Tuition & Financial Aid

Nearly all of our graduate students are fully supported: full tuition, a generous stipend, and full health insurance. Support may be provided in one of several possible ways. In any given year, the majority of available positions come in the form of Teaching Assistantships. However, depending on availability, students may receive financial support from multiple sources during the course of their studies. The Department typically seeks to provide a maximum of 5 years of support for students that enter the PhD program. The actual amount of time a student is supported will never be less than the guaranteed period of support, assuming satisfactory progress towards the PhD degree.

Teaching Assistantship

This usually entails running a "recitation" section for an introductory lecture course, with associated homework and exam grading and office hours/help sessions. Some TA's only grade papers and hold office hours. Nominally a TA works an average of 15 hours/week for the entire semester.

Research Assistantship

Students may be able to obtain support on external research grants awarded to Cornell University faculty. This support is made available at the discretion of the faculty member. The duties of an RA vary according to need; these duties might include statistical research, computer programming, online database searching, library work, and data management. Nominally an RA works 15 hours/week.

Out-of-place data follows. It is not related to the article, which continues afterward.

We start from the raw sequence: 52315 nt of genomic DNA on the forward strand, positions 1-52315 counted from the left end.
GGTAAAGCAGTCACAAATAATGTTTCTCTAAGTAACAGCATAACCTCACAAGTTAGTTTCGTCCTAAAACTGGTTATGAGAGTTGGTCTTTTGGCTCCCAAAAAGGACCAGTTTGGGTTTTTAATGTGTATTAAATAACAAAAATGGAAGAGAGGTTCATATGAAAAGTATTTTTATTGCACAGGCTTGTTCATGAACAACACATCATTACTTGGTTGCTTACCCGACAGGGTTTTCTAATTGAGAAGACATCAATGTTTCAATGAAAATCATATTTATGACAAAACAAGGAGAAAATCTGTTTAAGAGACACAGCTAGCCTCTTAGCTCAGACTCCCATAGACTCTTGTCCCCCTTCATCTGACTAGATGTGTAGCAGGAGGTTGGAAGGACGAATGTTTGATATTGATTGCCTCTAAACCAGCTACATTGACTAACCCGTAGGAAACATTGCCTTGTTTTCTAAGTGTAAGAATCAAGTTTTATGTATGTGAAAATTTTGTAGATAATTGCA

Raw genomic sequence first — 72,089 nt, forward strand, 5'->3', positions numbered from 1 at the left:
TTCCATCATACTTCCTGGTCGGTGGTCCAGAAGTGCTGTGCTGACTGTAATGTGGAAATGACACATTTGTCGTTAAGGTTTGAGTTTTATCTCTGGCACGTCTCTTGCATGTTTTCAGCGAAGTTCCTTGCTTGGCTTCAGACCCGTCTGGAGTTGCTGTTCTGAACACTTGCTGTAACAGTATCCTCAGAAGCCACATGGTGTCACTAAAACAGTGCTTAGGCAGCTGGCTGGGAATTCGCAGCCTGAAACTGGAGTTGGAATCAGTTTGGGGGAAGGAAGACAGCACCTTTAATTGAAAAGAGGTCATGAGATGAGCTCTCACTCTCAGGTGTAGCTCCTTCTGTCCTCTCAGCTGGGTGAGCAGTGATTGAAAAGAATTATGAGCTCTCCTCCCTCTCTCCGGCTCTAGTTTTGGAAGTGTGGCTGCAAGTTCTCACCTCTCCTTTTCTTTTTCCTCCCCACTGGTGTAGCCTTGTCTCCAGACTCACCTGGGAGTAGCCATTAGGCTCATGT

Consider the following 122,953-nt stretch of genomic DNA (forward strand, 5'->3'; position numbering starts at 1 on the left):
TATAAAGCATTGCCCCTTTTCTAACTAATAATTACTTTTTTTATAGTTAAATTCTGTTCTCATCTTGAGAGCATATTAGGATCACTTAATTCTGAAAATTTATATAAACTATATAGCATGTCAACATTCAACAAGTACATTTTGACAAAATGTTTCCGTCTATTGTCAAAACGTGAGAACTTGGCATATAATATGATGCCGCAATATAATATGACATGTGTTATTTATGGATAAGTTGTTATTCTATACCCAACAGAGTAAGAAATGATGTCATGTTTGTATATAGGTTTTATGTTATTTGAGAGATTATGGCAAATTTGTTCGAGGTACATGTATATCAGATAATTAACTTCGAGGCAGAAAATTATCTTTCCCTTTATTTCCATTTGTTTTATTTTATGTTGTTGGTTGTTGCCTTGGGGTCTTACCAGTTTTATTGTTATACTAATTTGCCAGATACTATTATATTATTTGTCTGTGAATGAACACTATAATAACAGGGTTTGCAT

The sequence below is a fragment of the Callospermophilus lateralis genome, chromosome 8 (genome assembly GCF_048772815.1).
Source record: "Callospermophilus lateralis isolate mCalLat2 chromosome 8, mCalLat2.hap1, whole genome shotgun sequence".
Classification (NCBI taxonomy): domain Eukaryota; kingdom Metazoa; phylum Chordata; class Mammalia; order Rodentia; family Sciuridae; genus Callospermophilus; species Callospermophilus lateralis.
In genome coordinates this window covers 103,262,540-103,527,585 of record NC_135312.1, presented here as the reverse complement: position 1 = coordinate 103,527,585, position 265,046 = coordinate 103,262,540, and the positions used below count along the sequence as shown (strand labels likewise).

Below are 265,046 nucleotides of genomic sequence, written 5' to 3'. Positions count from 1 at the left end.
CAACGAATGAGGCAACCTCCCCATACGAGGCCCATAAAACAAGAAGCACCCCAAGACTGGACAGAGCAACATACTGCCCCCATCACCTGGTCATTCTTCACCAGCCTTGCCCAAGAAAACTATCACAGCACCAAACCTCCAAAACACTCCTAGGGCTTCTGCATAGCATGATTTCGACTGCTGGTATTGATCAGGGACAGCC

Fellowship

Fellowships constitute full financial support without a specific work commitment. Information on external fellowships may be found at this site. Students who receive external fellowships in their first year are expected to take an increased course load.

Other Sources

A variety of other funding sources exist, both within Cornell (e.g., assistantships in other departments), and external to Cornell (e.g., corporate grants, intern/externships, etc.). We strongly encourage students to apply for all external fellowships for which they are eligible; they not only provide prestige and allow you to concentrate on research, they also allow the Field to admit students that it could not otherwise support.